Pope must have diverse skill set, theologians say
By Tony LaRussa
Published: Saturday, March 2, 2013, 8:02 p.m.
The next leader of the world's 1.2 billion Roman Catholics will require diverse skills to steer the church through increasingly complex challenges, some of the region's top theologians said.
“I hope the next pope is a diplomat and has a real gift for reconciliation,” said Maureen Crossen, associate professor of theology at Carlow University in Oakland. “He will be well served by an ability to listen authentically to diverse groups in the church.”
He must be a virtuous man “who is very deeply rooted in prayer.” Add to that “a great deal of humility.”
“And he should have the ability to recognize the church's weaknesses and believe in the power of God's mercy to restore vitality to the church,” she said.
The 117 “cardinal-electors” — including three with ties to Western Pennsylvania — are traveling to the Vatican to elect the successor to Benedict XVI, the first pontiff to resign since Pope Gregory XII in 1415, according to the Catholic News Service.
Benedict, who succeeded Pope John Paul II in 2005, said he lacked the strength to fulfill his duties. He will turn 86 in April.
The challenges facing the next pope “depends on what part of the Catholic world you look at,” said Nicholas Cafardi, dean emeritus of the Duquesne University Law School.
“A major issue in Europe and the United States is the lack of vocations (to religious life),” said Cafardi, who holds a doctorate in canon law from the University of St. Thomas Aquinas in Rome.
“In South America, the challenge is the significant loss of Catholics to evangelical and Pentecostal denominations. And in African countries, the church faces difficulties coexisting with large Muslim populations.”
It's critical for the new pope to be a “good collaborator,” he said.
“Like any effective CEO, the Holy Father sets the tone and picks people who share his vision,” Cafardi said. “He can then move forward with his collaborators to put his stamp on the church.”
The Rev. Peter Horton, who teaches religious studies at La Roche College and serves as director of campus ministry, agrees that revitalizing the faith in the United States and Europe is among the greatest challenges for the next pontiff.
“While the faith is growing in Third World countries, attendance is declining here and in Europe, and we don't really know why,” Horton said. “Our message hasn't changed — it's still focused on Jesus and his message of salvation.”
Part of the new pope's mission will be to use technology to “get the word out about who we are and what we have to offer,” he said.
The Rev. Brian O'Donnell, superior of the Jesuit Community at Wheeling Jesuit University, is hoping the next pope “will have a really intensive, frank exchange with his bishops.”
“Such a dialogue would go a long way toward giving due notice to the fact that the vast majority of the church is outside of Europe,” he said. “It also would recognize the contributions of the non-European Catholic church, where there is a great deal of creative and interesting thinking going on.”
The church would benefit from a pope who would continue to advance the role of the laity, O'Donnell said.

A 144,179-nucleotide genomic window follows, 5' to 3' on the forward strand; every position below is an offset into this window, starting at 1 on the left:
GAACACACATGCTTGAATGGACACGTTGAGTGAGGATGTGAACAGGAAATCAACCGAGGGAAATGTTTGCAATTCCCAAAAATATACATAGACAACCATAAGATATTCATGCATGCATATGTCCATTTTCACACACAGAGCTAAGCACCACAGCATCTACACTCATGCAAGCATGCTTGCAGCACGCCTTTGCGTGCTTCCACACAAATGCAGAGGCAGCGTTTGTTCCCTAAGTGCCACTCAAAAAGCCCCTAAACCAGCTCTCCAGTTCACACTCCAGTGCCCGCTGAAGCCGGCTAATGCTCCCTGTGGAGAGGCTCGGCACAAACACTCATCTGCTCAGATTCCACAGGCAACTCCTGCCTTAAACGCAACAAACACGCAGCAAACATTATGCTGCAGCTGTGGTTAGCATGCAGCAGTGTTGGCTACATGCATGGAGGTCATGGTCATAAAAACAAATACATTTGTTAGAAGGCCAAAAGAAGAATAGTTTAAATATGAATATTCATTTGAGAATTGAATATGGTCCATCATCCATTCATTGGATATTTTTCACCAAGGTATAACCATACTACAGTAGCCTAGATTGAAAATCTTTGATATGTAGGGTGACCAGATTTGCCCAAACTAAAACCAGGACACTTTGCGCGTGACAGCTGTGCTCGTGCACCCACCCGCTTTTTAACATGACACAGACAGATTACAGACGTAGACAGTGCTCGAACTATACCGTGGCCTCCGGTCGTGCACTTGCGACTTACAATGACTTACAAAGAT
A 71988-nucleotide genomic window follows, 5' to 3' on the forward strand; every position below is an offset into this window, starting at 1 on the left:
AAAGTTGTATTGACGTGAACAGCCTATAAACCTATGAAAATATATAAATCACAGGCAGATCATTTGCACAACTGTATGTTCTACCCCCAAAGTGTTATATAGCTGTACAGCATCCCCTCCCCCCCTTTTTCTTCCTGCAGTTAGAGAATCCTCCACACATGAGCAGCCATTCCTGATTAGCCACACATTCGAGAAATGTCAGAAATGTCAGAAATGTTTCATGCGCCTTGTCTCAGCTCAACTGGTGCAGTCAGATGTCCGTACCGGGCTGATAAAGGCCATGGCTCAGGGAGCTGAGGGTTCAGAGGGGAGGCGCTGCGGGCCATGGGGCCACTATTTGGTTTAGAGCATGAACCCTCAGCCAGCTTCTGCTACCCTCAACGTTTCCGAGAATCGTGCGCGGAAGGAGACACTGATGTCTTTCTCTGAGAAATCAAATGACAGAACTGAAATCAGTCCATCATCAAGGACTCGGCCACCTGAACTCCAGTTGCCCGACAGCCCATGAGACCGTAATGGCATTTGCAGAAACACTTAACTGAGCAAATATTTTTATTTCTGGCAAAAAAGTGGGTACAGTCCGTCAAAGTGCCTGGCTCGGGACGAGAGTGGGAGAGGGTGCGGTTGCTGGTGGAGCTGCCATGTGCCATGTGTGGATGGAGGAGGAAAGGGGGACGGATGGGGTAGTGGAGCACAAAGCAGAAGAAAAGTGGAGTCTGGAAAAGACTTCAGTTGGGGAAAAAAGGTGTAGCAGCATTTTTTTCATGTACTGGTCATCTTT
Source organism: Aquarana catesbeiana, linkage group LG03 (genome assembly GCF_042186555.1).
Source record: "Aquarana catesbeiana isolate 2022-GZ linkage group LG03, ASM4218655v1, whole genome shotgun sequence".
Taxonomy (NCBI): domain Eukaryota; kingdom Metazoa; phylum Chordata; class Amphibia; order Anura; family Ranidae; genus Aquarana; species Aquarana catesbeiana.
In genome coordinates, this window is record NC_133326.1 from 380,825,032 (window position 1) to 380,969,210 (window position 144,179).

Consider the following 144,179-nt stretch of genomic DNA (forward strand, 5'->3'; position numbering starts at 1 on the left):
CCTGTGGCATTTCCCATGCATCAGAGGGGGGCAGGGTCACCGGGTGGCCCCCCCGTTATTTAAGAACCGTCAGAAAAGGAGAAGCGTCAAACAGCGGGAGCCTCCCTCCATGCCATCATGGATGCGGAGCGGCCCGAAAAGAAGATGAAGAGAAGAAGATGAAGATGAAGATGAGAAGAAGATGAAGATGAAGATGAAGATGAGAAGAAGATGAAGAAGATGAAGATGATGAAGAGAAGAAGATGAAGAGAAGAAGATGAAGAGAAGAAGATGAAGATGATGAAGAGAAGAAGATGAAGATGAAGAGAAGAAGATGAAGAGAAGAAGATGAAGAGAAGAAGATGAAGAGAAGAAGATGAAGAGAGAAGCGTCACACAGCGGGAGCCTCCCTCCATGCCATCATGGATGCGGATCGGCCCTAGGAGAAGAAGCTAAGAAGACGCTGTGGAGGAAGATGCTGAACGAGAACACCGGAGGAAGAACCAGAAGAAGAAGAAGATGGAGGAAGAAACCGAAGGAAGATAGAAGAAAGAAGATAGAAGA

“The pope needs to stress to his bishops the importance of listening to and using the talents of lay people and more deeply respecting the presence of the Holy Spirit in them.”
Tony LaRussa is a staff writer for Trib Total Media. He can be reached at 412-320-7987 or firstname.lastname@example.org.
Show commenting policy
TribLive commenting policy
You are solely responsible for your comments and by using TribLive.com you agree to our Terms of Service.
We moderate comments. Our goal is to provide substantive commentary for a general readership. By screening submissions, we provide a space where readers can share intelligent and informed commentary that enhances the quality of our news and information.
While most comments will be posted if they are on-topic and not abusive, moderating decisions are subjective. We will make them as carefully and consistently as we can. Because of the volume of reader comments, we cannot review individual moderation decisions with readers.
We value thoughtful comments representing a range of views that make their point quickly and politely. We make an effort to protect discussions from repeated comments either by the same reader or different readers.
We follow the same standards for taste as the daily newspaper. A few things we won't tolerate: personal attacks, obscenity, vulgarity, profanity (including expletives and letters followed by dashes), commercial promotion, impersonations, incoherence, proselytizing and SHOUTING. Don't include URLs to Web sites.
We do not edit comments. They are either approved or deleted. We reserve the right to edit a comment that is quoted or excerpted in an article. In this case, we may fix spelling and punctuation.
We welcome strong opinions and criticism of our work, but we don't want comments to become bogged down with discussions of our policies and we will moderate accordingly.
We appreciate it when readers and people quoted in articles or blog posts point out errors of fact or emphasis and will investigate all assertions. But these suggestions should be sent via e-mail. To avoid distracting other readers, we won't publish comments that suggest a correction. Instead, corrections will be made in a blog post or in an article.
- U.N. Security Council views purported photos of Syrian war dead
- French sweep school’s males for DNA to try to solve rape
- 100 schoolgirls kidnapped in Nigeria; militants blamed
- North Korean embassy officials in London pay visit to salon owner
- Iran blasts ambassador visa denial
- Ukraine bares teeth as troops repel rebels
- Russian military spending increases
- Cannibalism feared in Pakistan
- Former Italian Prime Minister Berlusconi to serve time helping seniors